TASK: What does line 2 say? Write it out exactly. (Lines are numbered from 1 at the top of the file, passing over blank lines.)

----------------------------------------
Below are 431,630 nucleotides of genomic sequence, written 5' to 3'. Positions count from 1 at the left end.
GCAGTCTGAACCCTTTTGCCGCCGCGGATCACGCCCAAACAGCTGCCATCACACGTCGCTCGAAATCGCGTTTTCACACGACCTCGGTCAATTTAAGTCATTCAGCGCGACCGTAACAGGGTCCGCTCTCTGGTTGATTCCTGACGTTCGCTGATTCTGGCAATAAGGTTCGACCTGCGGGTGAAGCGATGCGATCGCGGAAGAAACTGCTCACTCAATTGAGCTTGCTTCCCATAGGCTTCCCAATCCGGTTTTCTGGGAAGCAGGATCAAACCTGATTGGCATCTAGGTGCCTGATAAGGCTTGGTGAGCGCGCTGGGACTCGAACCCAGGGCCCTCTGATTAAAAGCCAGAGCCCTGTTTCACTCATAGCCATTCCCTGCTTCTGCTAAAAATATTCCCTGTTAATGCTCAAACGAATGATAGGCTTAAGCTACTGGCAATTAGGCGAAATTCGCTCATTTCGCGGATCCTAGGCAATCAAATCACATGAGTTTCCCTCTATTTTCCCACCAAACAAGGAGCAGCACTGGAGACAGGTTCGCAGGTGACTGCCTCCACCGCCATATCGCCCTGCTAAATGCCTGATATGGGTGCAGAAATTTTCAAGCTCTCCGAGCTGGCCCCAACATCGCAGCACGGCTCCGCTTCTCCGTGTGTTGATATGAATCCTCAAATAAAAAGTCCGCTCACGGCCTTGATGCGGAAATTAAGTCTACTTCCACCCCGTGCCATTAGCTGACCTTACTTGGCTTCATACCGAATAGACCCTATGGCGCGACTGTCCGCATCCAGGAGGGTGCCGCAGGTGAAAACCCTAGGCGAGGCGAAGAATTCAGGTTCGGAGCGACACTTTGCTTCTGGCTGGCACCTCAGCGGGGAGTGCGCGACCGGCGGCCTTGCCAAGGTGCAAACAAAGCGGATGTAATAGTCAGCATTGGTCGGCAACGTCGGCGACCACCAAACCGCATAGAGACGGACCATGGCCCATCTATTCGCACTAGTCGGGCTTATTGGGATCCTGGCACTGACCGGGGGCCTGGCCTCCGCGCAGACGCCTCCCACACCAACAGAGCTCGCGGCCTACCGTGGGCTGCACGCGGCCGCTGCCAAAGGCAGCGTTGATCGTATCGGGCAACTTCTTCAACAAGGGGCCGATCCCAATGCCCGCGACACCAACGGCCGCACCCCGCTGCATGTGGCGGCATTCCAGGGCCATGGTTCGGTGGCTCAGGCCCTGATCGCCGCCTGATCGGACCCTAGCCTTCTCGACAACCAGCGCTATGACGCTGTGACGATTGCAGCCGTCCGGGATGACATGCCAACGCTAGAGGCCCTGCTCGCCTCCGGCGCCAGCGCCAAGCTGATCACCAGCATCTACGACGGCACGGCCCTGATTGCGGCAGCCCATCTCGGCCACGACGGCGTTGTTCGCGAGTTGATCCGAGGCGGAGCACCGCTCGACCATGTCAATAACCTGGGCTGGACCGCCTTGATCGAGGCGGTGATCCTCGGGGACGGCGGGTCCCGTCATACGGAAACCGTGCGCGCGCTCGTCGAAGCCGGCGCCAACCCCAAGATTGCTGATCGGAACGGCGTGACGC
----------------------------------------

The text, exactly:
GCAGTCTGAACCCTTTTGCCGCCGCGGATCACGCCCAAACAGCTGCCATCACACGTCGCTCGAAATCGCGTTTTCACACGACCTCGGTCAATTTAAGTCATTCAGCGCGACCGTAACAGGGTCCGCTCTCTGGTTGATTCCTGACGTTCGCTGATTCTGGCAATAAGGTTCGACCTGCGGGTGAAGCGATGCGATCGCGGAAGAAACTGCTCACTCAATTGAGCTTGCTTCCCATAGGCTTCCCAATCCGGTTTTCTGGGAAGCAGGATCAAACCTGATTGGCATCTAGGTGCCTGATAAGGCTTGGTGAGCGCGCTGGGACTCGAACCCAGGGCCCTCTGATTAAAAGCCAGAGCCCTGTTTCACTCATAGCCATTCCCTGCTTCTGCTAAAAATATTCCCTGTTAATGCTCAAACGAATGATAGGCTTAAGCTACTGGCAATTAGGCGAAATTCGCTCATTTCGCGGATCCTAGGCAATCAAATCACATGAGTTTCCCTCTATTTTCCCACCAAACAAGGAGCAGCACTGGAGACAGGTTCGCAGGTGACTGCCTCCACCGCCATATCGCCCTGCTAAATGCCTGATATGGGTGCAGAAATTTTCAAGCTCTCCGAGCTGGCCCCAACATCGCAGCACGGCTCCGCTTCTCCGTGTGTTGATATGAATCCTCAAATAAAAAGTCCGCTCACGGCCTTGATGCGGAAATTAAGTCTACTTCCACCCCGTGCCATTAGCTGACCTTACTTGGCTTCATACCGAATAGACCCTATGGCGCGACTGTCCGCATCCAGGAGGGTGCCGCAGGTGAAAACCCTAGGCGAGGCGAAGAATTCAGGTTCGGAGCGACACTTTGCTTCTGGCTGGCACCTCAGCGGGGAGTGCGCGACCGGCGGCCTTGCCAAGGTGCAAACAAAGCGGATGTAATAGTCAGCATTGGTCGGCAACGTCGGCGACCACCAAACCGCATAGAGACGGACCATGGCCCATCTATTCGCACTAGTCGGGCTTATTGGGATCCTGGCACTGACCGGGGGCCTGGCCTCCGCGCAGACGCCTCCCACACCAACAGAGCTCGCGGCCTACCGTGGGCTGCACGCGGCCGCTGCCAAAGGCAGCGTTGATCGTATCGGGCAACTTCTTCAACAAGGGGCCGATCCCAATGCCCGCGACACCAACGGCCGCACCCCGCTGCATGTGGCGGCATTCCAGGGCCATGGTTCGGTGGCTCAGGCCCTGATCGCCGCCTGATCGGACCCTAGCCTTCTCGACAACCAGCGCTATGACGCTGTGACGATTGCAGCCGTCCGGGATGACATGCCAACGCTAGAGGCCCTGCTCGCCTCCGGCGCCAGCGCCAAGCTGATCACCAGCATCTACGACGGCACGGCCCTGATTGCGGCAGCCCATCTCGGCCACGACGGCGTTGTTCGCGAGTTGATCCGAGGCGGAGCACCGCTCGACCATGTCAATAACCTGGGCTGGACCGCCTTGATCGAGGCGGTGATCCTCGGGGACGGCGGGTCCCGTCATACGGAAACCGTGCGCGCGCTCGTCGAAGCCGGCGCCAACCCCAAGATTGCTGATCGGAACGGCGTGACGC